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Fight in California Democratic Party goes on: 'It is believed that the wrong individual is serving as chair'

Kimberly Ellis speakers to her supporters have losing the election. (Jay L. Clendenin / Los Angeles Times)
Kimberly Ellis speakers to her supporters have losing the election. (Jay L. Clendenin / Los Angeles Times)

Bay Area Democratic organizer Kimberly Ellis, who narrowly lost the race to be the next leader of the California Democratic Party, on Monday said her campaign found evidence of hundreds of voting discrepancies, including mismatched voter signatures and “multiple” cases of delegates voting more than once.

“Based on the information contained here, the actual vote count is in question. It is believed that the wrong individual is serving as chair,” the Ellis campaign stated in a six-page memo released Monday evening.

Ellis lost the election for state party chairperson to Eric Bauman, the chairman of the Los Angeles County Democratic Party, by just over 60 votes during the party’s convention in Sacramento on May 20.

Among other evidence, the Ellis campaign said it found delegates' signatures on hundreds of votes cast did not match the signatures those same delegates signed when they obtained their credentials for the convention.

Mike Roth, spokesman for the state Democratic Party, said party officials are reviewing Ellis' memo but that it "appears to be more unsubstantiated allegations and still no facts."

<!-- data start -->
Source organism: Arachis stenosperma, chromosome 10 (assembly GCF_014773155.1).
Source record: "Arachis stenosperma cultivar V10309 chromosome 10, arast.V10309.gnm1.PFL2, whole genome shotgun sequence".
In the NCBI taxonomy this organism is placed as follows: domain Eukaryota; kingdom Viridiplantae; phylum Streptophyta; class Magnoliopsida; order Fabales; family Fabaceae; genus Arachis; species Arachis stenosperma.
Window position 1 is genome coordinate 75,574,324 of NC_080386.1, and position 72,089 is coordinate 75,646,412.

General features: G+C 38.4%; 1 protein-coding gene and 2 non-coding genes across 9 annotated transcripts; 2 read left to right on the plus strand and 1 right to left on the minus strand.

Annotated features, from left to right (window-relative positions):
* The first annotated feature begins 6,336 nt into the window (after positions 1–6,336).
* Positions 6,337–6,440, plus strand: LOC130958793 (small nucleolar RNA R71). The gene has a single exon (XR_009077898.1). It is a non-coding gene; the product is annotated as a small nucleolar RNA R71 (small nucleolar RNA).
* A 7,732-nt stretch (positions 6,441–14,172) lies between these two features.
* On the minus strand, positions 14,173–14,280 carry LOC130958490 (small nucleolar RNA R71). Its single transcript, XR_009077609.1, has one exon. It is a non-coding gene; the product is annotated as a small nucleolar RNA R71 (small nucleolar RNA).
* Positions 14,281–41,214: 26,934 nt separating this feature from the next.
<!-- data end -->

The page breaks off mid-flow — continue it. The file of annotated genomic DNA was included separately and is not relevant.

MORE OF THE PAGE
"Ms. Ellis created a lot of build up to her online release, but our initial read is that she is still lacking any real details,” Roth said in a statement released Monday night. 

Ellis had called for an independent audit of the election, a request rejected by Bauman. On Monday, Ellis renewed her call for an independent inquiry.

Bauman said the party already has a process in place to review contested elections. The party's compliance review commission, made up of six members who were appointed during former Chairman John Burton's tenure, will review the evidence and take oral or written testimony before issuing a ruling in mid- to late June.

The Ellis campaign, however, said the panel would be biased in favor of Bauman since according to its review of the ballots, five of the six members voted for Bauman for chair. Ballots are not secret for the chair election.

Updated at 8:11 p.m.: This post was updated to include a response from the California Democratic Party.

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